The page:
You want your potential employer to see that you’re constantly developing your talents and seeking new areas to improve as you grow professionally. Show them tangible reasons why this new position is better matched to your long-term career goals and aspirations.
Candidates who highlight a desire to grow within a company provide extra value to organizations. The more diverse skills they learn, the more of an asset they become.
PS: Before you use this reason to quit, follow the tips in this guide on How To Get Promoted at Work and Know Your Value.
3. You’re Seeking a Career Change to a New Industry
If the opportunities to explore a different career path or go back to school don’t exist within your organization, you may need to leave your current employer to focus on your long-term professional journey.
Learning to hold yourself accountable for your career goals starts now. If you’ve thoroughly researched this new area or profession and see yourself thriving there, go for it!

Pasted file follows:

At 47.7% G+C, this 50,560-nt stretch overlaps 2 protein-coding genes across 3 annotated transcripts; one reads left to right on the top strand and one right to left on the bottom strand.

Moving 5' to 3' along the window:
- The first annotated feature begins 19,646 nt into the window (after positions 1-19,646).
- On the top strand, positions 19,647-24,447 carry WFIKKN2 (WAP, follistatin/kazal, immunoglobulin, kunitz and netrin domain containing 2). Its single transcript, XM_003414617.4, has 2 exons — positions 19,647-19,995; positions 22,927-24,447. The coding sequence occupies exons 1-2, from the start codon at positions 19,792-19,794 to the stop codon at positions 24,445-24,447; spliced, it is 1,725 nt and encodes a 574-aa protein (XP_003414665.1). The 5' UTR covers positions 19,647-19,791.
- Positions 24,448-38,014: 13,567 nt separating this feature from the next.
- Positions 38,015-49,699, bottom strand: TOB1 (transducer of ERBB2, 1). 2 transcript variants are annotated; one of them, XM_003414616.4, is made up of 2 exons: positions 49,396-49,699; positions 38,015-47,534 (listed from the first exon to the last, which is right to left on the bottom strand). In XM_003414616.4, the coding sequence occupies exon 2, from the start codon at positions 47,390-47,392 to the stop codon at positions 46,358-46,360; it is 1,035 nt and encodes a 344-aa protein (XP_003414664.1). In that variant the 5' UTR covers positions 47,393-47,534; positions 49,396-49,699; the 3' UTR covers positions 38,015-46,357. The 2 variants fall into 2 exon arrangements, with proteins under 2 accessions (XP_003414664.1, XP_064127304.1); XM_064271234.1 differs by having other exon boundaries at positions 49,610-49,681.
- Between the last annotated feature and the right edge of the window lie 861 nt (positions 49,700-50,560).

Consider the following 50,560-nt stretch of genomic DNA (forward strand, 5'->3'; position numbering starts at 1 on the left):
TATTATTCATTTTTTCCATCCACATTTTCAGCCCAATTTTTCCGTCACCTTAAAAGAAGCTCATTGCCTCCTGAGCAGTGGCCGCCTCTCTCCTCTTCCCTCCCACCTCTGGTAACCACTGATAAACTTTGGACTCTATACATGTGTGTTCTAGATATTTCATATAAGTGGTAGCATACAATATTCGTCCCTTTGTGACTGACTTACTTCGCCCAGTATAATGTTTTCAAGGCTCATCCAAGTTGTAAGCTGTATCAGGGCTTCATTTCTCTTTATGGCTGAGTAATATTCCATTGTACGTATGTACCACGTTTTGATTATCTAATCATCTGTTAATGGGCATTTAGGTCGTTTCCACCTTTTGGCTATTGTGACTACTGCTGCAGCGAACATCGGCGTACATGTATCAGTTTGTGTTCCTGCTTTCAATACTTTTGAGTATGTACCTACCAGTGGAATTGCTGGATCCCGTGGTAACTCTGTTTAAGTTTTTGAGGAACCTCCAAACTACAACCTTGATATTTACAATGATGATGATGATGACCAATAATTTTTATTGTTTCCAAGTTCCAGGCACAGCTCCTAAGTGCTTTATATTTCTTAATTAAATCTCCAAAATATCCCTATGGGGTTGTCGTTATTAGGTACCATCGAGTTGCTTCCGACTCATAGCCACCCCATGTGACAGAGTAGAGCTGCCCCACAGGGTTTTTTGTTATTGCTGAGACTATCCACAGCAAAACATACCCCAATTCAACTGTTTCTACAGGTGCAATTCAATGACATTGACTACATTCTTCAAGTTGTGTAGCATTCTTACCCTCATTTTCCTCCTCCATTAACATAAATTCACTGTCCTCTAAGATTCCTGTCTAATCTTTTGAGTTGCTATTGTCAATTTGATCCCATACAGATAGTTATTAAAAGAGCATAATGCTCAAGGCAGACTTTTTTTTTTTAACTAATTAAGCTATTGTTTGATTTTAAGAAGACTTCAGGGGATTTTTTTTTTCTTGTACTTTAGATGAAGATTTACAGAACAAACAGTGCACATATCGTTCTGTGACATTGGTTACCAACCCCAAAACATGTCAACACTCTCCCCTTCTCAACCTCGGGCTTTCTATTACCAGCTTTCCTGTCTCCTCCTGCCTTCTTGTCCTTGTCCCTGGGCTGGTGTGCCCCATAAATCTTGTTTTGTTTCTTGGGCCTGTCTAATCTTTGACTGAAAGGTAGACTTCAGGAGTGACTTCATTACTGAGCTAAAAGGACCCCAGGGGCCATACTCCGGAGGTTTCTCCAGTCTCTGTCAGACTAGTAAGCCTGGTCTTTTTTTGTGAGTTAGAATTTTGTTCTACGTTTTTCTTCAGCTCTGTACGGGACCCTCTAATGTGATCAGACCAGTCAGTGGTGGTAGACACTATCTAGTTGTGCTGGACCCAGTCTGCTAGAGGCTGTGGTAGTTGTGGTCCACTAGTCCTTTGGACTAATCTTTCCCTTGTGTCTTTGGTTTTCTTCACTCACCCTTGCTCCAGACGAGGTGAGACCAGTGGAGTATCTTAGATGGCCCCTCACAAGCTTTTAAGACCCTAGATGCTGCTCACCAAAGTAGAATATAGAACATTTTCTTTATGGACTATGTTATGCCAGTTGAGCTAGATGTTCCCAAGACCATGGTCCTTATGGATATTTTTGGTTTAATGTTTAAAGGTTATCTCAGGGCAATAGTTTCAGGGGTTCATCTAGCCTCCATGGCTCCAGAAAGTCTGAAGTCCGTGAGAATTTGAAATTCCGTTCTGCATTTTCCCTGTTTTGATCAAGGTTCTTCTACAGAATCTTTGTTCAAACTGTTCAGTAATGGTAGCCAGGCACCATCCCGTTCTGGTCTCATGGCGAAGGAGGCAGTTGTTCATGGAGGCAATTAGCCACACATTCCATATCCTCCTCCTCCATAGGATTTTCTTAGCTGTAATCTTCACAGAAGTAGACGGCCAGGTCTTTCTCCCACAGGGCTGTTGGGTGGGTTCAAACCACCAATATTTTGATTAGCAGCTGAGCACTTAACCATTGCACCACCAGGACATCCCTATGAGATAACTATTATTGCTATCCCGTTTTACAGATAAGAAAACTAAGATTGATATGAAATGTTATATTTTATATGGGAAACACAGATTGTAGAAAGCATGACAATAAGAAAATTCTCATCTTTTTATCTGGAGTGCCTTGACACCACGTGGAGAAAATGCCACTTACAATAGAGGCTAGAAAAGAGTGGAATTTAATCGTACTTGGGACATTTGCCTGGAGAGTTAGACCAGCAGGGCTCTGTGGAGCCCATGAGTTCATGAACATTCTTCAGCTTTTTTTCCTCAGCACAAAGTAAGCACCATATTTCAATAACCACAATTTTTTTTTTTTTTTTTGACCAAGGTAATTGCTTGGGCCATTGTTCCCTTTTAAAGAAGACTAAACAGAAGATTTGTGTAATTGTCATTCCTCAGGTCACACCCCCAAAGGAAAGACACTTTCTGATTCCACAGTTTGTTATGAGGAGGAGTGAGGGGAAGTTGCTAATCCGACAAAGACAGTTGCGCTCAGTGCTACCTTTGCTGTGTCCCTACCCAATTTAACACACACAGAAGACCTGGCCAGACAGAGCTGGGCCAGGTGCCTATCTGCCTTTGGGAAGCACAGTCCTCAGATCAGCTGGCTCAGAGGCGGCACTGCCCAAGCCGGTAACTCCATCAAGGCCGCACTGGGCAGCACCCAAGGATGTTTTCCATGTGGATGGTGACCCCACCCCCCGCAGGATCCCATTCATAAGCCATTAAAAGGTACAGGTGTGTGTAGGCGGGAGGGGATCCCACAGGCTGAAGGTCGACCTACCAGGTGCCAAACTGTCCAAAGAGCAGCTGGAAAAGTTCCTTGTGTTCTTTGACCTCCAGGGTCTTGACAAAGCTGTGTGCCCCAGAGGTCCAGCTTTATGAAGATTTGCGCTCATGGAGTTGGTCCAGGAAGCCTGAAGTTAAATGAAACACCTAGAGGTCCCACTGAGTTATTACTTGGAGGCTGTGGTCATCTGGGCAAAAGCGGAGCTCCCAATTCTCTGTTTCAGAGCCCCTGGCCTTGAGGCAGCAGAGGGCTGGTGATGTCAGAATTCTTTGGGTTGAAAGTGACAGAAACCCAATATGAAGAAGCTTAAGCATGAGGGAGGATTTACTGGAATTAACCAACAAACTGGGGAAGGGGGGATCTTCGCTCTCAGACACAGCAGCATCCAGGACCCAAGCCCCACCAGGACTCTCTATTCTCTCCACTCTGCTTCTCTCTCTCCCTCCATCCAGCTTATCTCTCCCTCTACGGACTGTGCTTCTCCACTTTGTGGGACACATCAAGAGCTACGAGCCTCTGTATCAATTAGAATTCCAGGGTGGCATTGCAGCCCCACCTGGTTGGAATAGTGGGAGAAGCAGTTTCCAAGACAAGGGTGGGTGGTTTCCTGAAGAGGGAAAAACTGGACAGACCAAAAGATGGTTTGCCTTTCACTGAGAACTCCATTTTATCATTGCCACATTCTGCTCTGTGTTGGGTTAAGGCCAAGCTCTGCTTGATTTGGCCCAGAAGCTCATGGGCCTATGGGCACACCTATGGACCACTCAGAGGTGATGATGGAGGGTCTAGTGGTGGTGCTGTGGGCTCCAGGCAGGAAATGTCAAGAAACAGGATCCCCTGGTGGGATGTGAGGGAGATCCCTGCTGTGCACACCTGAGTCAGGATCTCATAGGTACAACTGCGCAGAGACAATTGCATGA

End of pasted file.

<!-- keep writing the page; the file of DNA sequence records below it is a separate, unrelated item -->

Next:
To reframe this reason, talk about how the position you want would give you the chance to develop new skills, complete digital marketing courses and certifications, or pursue higher education.
After all, you may currently lack the experience the role requires. But if you demonstrate drive, self-discipline, and a high degree of commitment, an employer may take a chance on you.
If there’s room for growth within the organization, make sure your interviewer knows you’re dedicated and keen to climb the ladder as you refine your new skillset.
4. You Want To Work From Home or Work Flexible Hours